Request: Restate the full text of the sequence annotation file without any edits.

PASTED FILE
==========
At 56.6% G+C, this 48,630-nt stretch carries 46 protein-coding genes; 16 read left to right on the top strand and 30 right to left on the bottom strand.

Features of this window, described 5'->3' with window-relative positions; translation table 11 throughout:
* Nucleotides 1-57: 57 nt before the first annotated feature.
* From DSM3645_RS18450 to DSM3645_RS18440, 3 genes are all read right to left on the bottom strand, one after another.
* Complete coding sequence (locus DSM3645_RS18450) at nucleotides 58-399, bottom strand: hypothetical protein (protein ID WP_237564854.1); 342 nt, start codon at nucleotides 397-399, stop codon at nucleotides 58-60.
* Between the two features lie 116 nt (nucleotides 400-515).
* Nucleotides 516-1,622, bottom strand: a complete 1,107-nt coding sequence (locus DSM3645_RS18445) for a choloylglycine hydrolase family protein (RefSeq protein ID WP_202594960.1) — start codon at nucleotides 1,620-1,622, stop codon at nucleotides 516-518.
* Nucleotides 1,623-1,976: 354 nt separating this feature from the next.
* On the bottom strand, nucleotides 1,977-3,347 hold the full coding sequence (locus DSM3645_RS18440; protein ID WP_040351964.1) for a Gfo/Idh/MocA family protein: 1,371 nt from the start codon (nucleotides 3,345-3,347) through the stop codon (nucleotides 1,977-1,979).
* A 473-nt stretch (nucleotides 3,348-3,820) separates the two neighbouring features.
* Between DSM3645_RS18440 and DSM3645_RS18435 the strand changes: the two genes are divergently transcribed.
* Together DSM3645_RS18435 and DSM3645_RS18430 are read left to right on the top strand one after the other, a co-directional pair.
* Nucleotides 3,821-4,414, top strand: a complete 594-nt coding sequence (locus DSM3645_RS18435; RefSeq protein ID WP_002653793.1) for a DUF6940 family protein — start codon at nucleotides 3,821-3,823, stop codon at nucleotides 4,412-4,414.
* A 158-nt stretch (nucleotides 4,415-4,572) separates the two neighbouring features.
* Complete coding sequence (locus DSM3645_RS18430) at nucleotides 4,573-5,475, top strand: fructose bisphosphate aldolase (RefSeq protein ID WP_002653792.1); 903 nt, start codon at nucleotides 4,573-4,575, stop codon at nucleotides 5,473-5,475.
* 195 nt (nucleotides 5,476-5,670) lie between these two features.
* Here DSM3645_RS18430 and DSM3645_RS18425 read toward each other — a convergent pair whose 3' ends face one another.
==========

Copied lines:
At 56.6% G+C, this 48,630-nt stretch carries 46 protein-coding genes; 16 read left to right on the top strand and 30 right to left on the bottom strand.

Features of this window, described 5'->3' with window-relative positions; translation table 11 throughout:
* Nucleotides 1-57: 57 nt before the first annotated feature.
* From DSM3645_RS18450 to DSM3645_RS18440, 3 genes are all read right to left on the bottom strand, one after another.
* Complete coding sequence (locus DSM3645_RS18450) at nucleotides 58-399, bottom strand: hypothetical protein (protein ID WP_237564854.1); 342 nt, start codon at nucleotides 397-399, stop codon at nucleotides 58-60.
* Between the two features lie 116 nt (nucleotides 400-515).
* Nucleotides 516-1,622, bottom strand: a complete 1,107-nt coding sequence (locus DSM3645_RS18445) for a choloylglycine hydrolase family protein (RefSeq protein ID WP_202594960.1) — start codon at nucleotides 1,620-1,622, stop codon at nucleotides 516-518.
* Nucleotides 1,623-1,976: 354 nt separating this feature from the next.
* On the bottom strand, nucleotides 1,977-3,347 hold the full coding sequence (locus DSM3645_RS18440; protein ID WP_040351964.1) for a Gfo/Idh/MocA family protein: 1,371 nt from the start codon (nucleotides 3,345-3,347) through the stop codon (nucleotides 1,977-1,979).
* A 473-nt stretch (nucleotides 3,348-3,820) separates the two neighbouring features.
* Between DSM3645_RS18440 and DSM3645_RS18435 the strand changes: the two genes are divergently transcribed.
* Together DSM3645_RS18435 and DSM3645_RS18430 are read left to right on the top strand one after the other, a co-directional pair.
* Nucleotides 3,821-4,414, top strand: a complete 594-nt coding sequence (locus DSM3645_RS18435; RefSeq protein ID WP_002653793.1) for a DUF6940 family protein — start codon at nucleotides 3,821-3,823, stop codon at nucleotides 4,412-4,414.
* A 158-nt stretch (nucleotides 4,415-4,572) separates the two neighbouring features.
* Complete coding sequence (locus DSM3645_RS18430) at nucleotides 4,573-5,475, top strand: fructose bisphosphate aldolase (RefSeq protein ID WP_002653792.1); 903 nt, start codon at nucleotides 4,573-4,575, stop codon at nucleotides 5,473-5,475.
* 195 nt (nucleotides 5,476-5,670) lie between these two features.
* Here DSM3645_RS18430 and DSM3645_RS18425 read toward each other — a convergent pair whose 3' ends face one another.